Enterprise IT departments (that have to provide VoIP service) will build - or lease - high QoS IP networks and can still derive economic use of their IT dollars.
ruready 12/5/2012 | 4:09:35 AM
re: QOS Fees Could Change Everything I agree with these two postings. In ATM and FR you paid for QoS, guaranteed bandwith, etc.

For the service providers to survive, and not be a dumb pipe provider, they need to be more than a bandwidth pipe. QoS, bandwidth guarantees, etc are part of an enhanced service.
paolo.franzoi 12/5/2012 | 4:09:34 AM
re: QOS Fees Could Change Everything
Unfortunately, none of the access providers are going to provide QoS for free. So, your choice of broadband provider is?

seven
palaeozoic 12/5/2012 | 4:09:34 AM
re: QOS Fees Could Change Everything
While all of these postings seem to make sense, they miss a fundamental point. I (the residential broadband subscriber) am the customer. I will decide what to do with the service I have purchased. If I want it to go faster, I'll pay more.

But if I discover my broadband provider is artifically impairing my service (which is inevitable even if it is unintentional) or trying to make money off of my third-party content purchases, I will find another broadband provider.

In other words, the RBOCs are forgetting who the customer is.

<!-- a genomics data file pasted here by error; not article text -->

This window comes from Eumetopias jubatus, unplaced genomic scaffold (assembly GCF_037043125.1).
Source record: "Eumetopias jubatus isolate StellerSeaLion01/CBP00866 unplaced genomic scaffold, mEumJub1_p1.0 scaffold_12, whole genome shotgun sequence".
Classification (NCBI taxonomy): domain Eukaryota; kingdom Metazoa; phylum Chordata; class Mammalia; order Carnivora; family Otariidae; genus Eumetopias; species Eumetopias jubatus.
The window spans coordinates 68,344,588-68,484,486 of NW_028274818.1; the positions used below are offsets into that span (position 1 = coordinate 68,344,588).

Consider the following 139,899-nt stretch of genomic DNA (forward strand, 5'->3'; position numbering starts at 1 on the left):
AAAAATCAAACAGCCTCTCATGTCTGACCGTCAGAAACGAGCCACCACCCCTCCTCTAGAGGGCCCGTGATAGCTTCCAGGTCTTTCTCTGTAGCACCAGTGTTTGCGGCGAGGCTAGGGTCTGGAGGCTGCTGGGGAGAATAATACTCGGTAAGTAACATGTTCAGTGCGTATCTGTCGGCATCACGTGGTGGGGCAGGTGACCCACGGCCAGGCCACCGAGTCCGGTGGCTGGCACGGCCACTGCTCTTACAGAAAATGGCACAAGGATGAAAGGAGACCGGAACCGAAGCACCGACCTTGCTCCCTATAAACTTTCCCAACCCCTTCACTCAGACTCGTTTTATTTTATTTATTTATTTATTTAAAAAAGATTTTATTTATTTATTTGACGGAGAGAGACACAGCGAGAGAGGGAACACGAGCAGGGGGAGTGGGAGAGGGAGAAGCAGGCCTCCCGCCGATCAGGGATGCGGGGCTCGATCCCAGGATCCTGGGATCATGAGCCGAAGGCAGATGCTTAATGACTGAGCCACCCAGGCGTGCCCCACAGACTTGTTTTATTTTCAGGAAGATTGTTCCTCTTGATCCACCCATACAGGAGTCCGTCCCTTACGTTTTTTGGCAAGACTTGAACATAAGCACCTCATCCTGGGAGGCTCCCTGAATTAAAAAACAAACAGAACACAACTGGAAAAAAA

unlimited 12/5/2012 | 4:09:34 AM
re: QOS Fees Could Change Everything "Converged networks, by their very nature, will provide economies to all users of networks."

This is not intuitively obvious but neither is it obvious that adding QoS is an easy thing to do. QoS will add complexity that will counter some benefits of convergence. Of course it is an attractive idea for Bell South to bill providers but there are many of them and therefore many contracts that will have to be put in place.

Also Bell South can only offer access to their subscribers. How many of the service provider's customers are on Bell South's network and therefore how much should they pay? Will Bell South measure, mark and treat their traffic fairly? This introduces the need for service assurance monitoring to prove service providers are getting what they pay for. And then how should the service providers pass on the cost. Can a VoIP provider charge all its customers the same regardless of whether they get special treatment from their access operator?